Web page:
When firefighters are battling a blaze, it’s difficult for them to find each other in the smoky darkness. To help stand out they wear glow-in-the-dark decals on their helmets, but since they spend so much of their down time stowed away in a dark locker, they don’t always have a chance to charge up.
[Bin Sun]’s firefighter friend inspired them to build a portable charging system that can stuff those helmet decals full of photons in a matter of minutes. Although phosphorescent materials will charge in any light, they charge the fastest with ultraviolet light. This uses a pair of UV LED strips controlled by an off-the-shelf programmable timer, and powered with an 18-volt drill battery stepped down to 12 V. The timer makes it easy for [Bin Sun]’s friend to schedule charge times around their shifts, so the battery lasts as long as possible while keeping the decals ready to glow.
We love that [Bin Sun] seems to have thought of everything. The light strips are nestled into 3D-printed holders that also house small magnets. This makes it easy to position the lights on either side of the locker so both the front and back decals soak up the light.
Phosphorescent materials are great as a reusable display medium, especially when they’re designed to look like Nixie tubes.
Like most of us, [Hunter] and his partner [Katyrose] have been in quarantine for the past few months. Unlike most of us, they spun a 3D printed chicken playground design hackathon out of their self-isolation. The idea is simple: to build a playground full of toys custom-tailored to appease each chicken’s distinctive taste. The execution, however, can be proven a little tricky given that chickens are very unpredictable.
For each of the four select chickens in their coop, the couple designed separate toys based on their perceived interests. One, showing a fondness for worms, inspired the construction of a tree adorned with rice noodles in place of the living article, and moss to top it off. For late-night entertainment, the tree is printed in glow-in-the-dark filament. The others were presented with a print-in-place rotating mirror disguised as a flower, and a pecking post covered in peanut butter and corn. As a finishing piece, the fourth toy is designed as a jungle gym post with a reward of bread at the top for the chicken who dares climb it. Since none of the chickens seemed interested in it, they were eventually hand-fed the bread.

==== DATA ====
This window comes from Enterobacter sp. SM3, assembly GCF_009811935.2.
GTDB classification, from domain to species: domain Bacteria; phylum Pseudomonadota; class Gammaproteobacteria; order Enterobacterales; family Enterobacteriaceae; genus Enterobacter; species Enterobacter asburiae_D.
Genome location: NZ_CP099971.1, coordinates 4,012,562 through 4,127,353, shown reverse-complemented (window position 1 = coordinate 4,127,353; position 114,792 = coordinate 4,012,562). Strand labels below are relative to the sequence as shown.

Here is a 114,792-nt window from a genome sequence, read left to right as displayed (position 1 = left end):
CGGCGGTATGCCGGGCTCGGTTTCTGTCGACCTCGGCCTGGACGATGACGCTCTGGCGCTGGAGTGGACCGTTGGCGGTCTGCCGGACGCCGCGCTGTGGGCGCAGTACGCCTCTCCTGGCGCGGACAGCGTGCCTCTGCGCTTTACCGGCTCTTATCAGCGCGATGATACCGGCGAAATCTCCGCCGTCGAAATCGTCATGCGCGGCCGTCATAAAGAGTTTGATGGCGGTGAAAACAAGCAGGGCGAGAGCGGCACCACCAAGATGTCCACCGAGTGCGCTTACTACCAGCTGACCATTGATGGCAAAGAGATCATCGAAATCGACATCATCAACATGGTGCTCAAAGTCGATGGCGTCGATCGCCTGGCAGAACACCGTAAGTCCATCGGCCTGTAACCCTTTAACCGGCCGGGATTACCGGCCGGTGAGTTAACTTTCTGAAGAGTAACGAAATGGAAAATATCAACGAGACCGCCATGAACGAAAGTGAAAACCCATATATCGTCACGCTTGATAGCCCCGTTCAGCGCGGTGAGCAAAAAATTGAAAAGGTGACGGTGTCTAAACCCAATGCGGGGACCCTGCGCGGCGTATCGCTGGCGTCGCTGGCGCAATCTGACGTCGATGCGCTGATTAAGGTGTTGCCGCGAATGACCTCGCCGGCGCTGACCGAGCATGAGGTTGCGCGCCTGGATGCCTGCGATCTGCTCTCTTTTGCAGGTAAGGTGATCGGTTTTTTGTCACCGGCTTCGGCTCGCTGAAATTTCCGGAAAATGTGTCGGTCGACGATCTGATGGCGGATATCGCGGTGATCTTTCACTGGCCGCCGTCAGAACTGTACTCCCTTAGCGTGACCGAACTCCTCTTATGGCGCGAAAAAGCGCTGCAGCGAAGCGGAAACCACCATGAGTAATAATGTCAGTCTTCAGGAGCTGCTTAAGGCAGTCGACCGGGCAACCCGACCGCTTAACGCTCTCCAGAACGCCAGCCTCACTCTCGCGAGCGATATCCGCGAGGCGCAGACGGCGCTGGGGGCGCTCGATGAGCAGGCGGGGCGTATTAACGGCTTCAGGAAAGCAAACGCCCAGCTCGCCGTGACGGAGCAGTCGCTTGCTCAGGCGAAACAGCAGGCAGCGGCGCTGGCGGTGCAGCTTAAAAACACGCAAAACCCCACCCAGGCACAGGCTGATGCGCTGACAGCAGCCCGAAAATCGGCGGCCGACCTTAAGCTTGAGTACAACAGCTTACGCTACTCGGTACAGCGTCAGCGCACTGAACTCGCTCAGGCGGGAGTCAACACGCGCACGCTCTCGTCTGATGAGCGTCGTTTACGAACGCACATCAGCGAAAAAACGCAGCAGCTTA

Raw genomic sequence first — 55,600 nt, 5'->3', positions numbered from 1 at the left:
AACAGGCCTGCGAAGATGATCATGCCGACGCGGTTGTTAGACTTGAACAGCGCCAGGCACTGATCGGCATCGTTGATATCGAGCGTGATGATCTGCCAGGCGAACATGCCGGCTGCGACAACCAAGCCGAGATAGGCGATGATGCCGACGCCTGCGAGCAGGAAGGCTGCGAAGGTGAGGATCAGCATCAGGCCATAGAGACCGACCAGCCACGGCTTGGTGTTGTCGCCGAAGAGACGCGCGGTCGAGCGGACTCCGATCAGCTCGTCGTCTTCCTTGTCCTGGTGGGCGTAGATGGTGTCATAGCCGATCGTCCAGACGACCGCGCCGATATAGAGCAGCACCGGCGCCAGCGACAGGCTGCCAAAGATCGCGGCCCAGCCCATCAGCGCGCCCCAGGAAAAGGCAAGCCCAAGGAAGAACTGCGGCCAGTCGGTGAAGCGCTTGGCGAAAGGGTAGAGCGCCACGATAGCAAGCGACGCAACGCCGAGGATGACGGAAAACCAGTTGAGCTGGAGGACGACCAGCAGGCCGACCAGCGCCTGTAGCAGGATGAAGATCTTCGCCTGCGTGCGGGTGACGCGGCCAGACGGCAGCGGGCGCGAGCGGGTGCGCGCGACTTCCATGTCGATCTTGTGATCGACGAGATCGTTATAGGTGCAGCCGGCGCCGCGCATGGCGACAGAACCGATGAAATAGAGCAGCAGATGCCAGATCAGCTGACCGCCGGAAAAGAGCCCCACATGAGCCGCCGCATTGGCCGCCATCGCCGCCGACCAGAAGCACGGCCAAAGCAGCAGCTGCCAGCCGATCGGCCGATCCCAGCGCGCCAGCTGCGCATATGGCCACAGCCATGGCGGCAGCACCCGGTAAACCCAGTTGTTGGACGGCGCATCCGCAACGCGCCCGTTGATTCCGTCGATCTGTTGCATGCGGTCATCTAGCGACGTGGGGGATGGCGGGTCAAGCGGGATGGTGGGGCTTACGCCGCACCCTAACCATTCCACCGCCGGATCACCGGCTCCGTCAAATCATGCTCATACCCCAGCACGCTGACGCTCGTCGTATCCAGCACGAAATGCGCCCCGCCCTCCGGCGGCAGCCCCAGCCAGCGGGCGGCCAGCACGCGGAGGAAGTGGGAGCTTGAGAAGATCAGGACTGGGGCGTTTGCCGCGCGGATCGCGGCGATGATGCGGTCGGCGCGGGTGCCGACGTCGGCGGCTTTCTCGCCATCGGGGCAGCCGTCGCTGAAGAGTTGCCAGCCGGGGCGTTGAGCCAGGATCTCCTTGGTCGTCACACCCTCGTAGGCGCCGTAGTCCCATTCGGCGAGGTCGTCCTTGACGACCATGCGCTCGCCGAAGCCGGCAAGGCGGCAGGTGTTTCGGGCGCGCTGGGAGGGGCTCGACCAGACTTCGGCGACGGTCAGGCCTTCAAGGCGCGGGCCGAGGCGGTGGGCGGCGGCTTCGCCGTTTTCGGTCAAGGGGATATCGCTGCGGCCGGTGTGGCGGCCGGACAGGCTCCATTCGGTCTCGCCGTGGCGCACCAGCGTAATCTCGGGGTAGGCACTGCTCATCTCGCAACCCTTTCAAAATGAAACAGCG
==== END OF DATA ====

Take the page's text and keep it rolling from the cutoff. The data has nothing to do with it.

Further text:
With no other entries to their hackathon, [Hunter] declared themselves as the winners. The 3D files for their designs are available for their patrons to print, should they have their own chicken coops they want to adorn. While the hackathon might’ve been a success for them, their chickens in particular seemed unimpressed with their new toys, only going to show that the only difference between science and messing around is writing it down, or in this case, filming the process. If you’re looking for other ways to integrate your chickens into the maker world, check out this Twitch-enabled chicken feeder, or this home automation IoT chicken coop door. Meanwhile, check out the video about their findings after the break.
Continue reading “Appeasing Chicken Tastes With 3D Printing”